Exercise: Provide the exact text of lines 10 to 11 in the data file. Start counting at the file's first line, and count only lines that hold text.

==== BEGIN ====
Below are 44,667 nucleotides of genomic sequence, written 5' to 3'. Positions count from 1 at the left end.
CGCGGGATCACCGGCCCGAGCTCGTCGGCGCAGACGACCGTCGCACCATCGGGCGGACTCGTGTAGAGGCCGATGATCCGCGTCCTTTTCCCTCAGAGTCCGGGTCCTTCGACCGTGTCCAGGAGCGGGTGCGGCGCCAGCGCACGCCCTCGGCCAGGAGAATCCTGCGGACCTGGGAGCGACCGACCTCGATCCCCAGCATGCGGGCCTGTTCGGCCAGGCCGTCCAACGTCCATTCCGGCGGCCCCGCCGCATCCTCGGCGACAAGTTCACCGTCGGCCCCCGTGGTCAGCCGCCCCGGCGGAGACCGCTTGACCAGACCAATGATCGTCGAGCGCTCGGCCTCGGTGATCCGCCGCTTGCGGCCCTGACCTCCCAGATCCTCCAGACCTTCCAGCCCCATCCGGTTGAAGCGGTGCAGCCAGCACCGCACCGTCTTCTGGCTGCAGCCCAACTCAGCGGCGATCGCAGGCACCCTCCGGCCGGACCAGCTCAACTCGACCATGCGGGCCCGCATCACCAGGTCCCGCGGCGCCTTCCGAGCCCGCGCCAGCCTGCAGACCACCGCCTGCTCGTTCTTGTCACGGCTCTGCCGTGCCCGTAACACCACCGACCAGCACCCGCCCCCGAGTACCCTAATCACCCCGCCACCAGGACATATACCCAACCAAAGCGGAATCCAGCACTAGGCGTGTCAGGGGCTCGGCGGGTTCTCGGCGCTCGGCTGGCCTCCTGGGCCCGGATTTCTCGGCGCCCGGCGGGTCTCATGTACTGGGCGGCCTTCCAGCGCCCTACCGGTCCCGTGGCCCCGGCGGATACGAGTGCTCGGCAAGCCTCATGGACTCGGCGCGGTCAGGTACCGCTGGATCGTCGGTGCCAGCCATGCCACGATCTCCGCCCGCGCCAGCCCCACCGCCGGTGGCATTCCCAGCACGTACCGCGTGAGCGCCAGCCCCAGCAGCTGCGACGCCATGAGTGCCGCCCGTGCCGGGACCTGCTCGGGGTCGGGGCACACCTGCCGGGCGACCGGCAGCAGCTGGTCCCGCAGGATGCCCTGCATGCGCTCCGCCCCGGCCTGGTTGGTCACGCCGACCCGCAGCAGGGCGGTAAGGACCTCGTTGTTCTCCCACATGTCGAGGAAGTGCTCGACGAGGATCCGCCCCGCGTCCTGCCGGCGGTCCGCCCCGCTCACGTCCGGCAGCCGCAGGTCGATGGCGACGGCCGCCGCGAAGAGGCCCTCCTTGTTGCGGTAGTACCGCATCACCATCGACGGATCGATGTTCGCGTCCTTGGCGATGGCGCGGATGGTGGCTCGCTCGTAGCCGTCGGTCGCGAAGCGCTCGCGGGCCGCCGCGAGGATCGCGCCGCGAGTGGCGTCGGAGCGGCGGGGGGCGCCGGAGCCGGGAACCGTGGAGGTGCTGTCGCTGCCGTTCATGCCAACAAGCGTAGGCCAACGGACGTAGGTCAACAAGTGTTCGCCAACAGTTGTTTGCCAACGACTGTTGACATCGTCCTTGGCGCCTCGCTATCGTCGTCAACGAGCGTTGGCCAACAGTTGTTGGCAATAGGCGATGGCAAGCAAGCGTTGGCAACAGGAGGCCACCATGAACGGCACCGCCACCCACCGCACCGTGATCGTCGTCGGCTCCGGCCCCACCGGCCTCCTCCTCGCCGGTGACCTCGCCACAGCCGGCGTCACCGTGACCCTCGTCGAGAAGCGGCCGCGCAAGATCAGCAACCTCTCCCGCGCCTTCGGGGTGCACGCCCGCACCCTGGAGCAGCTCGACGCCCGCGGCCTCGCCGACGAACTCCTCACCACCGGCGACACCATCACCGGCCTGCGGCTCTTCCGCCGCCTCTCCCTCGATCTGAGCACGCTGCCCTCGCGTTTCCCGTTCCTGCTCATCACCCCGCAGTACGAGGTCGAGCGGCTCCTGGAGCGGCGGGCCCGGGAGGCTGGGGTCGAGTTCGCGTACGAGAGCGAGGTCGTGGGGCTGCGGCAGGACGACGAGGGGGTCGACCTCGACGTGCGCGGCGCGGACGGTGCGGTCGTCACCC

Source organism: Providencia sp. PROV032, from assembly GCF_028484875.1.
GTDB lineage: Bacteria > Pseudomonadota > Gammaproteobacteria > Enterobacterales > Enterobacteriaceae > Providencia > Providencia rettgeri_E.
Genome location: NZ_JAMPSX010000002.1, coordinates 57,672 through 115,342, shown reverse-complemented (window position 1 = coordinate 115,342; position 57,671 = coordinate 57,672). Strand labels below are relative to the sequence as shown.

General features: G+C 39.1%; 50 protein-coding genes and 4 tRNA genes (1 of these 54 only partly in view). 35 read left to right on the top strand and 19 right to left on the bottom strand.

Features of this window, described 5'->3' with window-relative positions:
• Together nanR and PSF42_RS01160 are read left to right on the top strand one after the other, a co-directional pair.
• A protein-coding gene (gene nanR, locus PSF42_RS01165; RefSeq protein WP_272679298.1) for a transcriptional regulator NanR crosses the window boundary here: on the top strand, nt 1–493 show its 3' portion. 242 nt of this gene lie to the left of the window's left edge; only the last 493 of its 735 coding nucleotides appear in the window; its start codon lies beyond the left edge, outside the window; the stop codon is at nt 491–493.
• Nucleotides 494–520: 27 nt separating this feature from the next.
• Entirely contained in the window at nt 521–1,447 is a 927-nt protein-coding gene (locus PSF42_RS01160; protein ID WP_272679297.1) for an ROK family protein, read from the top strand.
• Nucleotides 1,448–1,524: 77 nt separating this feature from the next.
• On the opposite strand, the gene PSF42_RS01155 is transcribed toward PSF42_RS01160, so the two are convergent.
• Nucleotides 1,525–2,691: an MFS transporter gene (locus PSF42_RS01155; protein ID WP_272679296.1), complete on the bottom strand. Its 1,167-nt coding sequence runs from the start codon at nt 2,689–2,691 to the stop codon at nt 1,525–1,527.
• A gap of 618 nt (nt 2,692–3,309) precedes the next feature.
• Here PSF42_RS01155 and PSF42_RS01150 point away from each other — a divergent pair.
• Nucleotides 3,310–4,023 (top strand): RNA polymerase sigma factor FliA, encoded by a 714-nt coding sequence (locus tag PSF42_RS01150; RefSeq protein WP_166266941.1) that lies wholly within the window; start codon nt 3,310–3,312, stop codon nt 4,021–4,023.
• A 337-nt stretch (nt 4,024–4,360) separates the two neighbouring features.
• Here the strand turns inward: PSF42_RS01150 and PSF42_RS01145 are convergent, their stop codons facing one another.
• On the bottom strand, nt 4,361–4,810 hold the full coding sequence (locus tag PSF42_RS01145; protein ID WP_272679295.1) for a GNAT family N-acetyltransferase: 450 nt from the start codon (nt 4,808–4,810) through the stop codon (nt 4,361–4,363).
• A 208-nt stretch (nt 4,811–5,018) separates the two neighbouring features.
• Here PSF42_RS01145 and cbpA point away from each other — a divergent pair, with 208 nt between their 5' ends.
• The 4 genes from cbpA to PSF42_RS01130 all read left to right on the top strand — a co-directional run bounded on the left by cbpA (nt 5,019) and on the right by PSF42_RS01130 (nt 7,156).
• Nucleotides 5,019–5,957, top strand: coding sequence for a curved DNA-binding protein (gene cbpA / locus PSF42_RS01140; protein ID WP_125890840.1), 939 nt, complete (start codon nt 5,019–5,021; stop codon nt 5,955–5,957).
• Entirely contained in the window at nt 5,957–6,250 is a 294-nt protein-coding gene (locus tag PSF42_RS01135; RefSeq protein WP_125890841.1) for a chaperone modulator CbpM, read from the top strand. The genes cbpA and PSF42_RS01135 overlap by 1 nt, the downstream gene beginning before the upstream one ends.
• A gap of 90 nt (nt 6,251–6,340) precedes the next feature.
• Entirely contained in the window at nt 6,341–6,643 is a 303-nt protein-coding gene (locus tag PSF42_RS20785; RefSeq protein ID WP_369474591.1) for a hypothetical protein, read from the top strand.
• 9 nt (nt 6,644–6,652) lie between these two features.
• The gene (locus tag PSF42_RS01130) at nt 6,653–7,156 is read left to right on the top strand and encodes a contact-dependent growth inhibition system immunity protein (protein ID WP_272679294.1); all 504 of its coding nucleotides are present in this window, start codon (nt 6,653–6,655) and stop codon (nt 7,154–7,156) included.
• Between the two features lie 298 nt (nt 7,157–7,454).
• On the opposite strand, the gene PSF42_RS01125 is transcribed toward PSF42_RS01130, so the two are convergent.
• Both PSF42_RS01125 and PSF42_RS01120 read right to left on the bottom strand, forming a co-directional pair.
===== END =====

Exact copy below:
• Nucleotides 494–520: 27 nt separating this feature from the next.
• Entirely contained in the window at nt 521–1,447 is a 927-nt protein-coding gene (locus PSF42_RS01160; protein ID WP_272679297.1) for an ROK family protein, read from the top strand.